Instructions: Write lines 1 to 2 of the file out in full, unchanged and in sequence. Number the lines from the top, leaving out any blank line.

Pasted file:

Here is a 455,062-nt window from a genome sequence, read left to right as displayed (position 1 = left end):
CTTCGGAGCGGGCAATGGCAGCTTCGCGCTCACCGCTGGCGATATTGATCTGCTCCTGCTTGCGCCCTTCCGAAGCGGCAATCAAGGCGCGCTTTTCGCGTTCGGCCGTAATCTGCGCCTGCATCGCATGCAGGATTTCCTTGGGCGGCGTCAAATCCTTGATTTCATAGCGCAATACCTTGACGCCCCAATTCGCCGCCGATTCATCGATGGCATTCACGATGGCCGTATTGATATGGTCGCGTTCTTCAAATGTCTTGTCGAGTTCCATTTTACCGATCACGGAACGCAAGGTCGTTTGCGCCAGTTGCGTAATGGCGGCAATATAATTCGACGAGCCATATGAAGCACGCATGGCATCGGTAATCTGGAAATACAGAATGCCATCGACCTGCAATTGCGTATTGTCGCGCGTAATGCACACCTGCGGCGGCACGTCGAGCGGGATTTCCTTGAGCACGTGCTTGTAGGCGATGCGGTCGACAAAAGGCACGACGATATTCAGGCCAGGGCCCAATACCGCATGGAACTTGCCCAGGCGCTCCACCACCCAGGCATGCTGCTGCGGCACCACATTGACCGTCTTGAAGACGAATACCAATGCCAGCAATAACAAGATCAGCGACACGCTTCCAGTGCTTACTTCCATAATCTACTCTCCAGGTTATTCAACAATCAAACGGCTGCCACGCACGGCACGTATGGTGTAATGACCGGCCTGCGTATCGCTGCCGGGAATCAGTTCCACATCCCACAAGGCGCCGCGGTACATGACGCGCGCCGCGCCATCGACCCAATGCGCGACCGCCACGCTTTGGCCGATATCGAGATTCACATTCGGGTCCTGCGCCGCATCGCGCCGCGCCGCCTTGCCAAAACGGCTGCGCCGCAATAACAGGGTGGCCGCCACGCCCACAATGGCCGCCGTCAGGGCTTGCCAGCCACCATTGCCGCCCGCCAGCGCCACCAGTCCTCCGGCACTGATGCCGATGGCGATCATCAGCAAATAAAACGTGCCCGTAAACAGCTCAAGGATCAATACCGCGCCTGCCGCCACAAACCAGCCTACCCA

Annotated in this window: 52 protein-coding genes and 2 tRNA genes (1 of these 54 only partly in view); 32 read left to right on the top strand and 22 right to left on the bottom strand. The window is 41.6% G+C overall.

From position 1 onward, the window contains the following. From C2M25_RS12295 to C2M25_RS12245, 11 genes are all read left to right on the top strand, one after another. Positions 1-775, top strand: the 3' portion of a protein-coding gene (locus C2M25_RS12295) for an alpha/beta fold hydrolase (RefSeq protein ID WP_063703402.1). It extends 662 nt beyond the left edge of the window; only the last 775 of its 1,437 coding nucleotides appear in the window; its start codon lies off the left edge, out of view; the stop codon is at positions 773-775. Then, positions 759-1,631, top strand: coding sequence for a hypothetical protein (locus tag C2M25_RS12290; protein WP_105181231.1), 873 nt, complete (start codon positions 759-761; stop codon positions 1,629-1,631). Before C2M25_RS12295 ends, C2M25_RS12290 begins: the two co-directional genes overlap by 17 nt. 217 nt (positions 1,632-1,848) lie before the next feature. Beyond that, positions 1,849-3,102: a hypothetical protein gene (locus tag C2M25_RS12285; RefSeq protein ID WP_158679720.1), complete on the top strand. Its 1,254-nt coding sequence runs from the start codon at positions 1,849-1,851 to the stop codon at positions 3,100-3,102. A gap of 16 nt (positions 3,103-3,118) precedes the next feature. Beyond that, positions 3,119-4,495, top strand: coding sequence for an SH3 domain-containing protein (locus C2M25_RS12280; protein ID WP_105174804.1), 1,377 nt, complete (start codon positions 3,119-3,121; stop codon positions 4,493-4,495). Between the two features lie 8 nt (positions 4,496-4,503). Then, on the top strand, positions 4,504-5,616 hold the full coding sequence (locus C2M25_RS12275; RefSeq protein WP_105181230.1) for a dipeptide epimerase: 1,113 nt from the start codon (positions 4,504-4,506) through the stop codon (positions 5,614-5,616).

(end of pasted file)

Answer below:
Here is a 455,062-nt window from a genome sequence, read left to right as displayed (position 1 = left end):
CTTCGGAGCGGGCAATGGCAGCTTCGCGCTCACCGCTGGCGATATTGATCTGCTCCTGCTTGCGCCCTTCCGAAGCGGCAATCAAGGCGCGCTTTTCGCGTTCGGCCGTAATCTGCGCCTGCATCGCATGCAGGATTTCCTTGGGCGGCGTCAAATCCTTGATTTCATAGCGCAATACCTTGACGCCCCAATTCGCCGCCGATTCATCGATGGCATTCACGATGGCCGTATTGATATGGTCGCGTTCTTCAAATGTCTTGTCGAGTTCCATTTTACCGATCACGGAACGCAAGGTCGTTTGCGCCAGTTGCGTAATGGCGGCAATATAATTCGACGAGCCATATGAAGCACGCATGGCATCGGTAATCTGGAAATACAGAATGCCATCGACCTGCAATTGCGTATTGTCGCGCGTAATGCACACCTGCGGCGGCACGTCGAGCGGGATTTCCTTGAGCACGTGCTTGTAGGCGATGCGGTCGACAAAAGGCACGACGATATTCAGGCCAGGGCCCAATACCGCATGGAACTTGCCCAGGCGCTCCACCACCCAGGCATGCTGCTGCGGCACCACATTGACCGTCTTGAAGACGAATACCAATGCCAGCAATAACAAGATCAGCGACACGCTTCCAGTGCTTACTTCCATAATCTACTCTCCAGGTTATTCAACAATCAAACGGCTGCCACGCACGGCACGTATGGTGTAATGACCGGCCTGCGTATCGCTGCCGGGAATCAGTTCCACATCCCACAAGGCGCCGCGGTACATGACGCGCGCCGCGCCATCGACCCAATGCGCGACCGCCACGCTTTGGCCGATATCGAGATTCACATTCGGGTCCTGCGCCGCATCGCGCCGCGCCGCCTTGCCAAAACGGCTGCGCCGCAATAACAGGGTGGCCGCCACGCCCACAATGGCCGCCGTCAGGGCTTGCCAGCCACCATTGCCGCCCGCCAGCGCCACCAGTCCTCCGGCACTGATGCCGATGGCGATCATCAGCAAATAAAACGTGCCCGTAAACAGCTCAAGGATCAATACCGCGCCTGCCGCCACAAACCAGCCTACCCA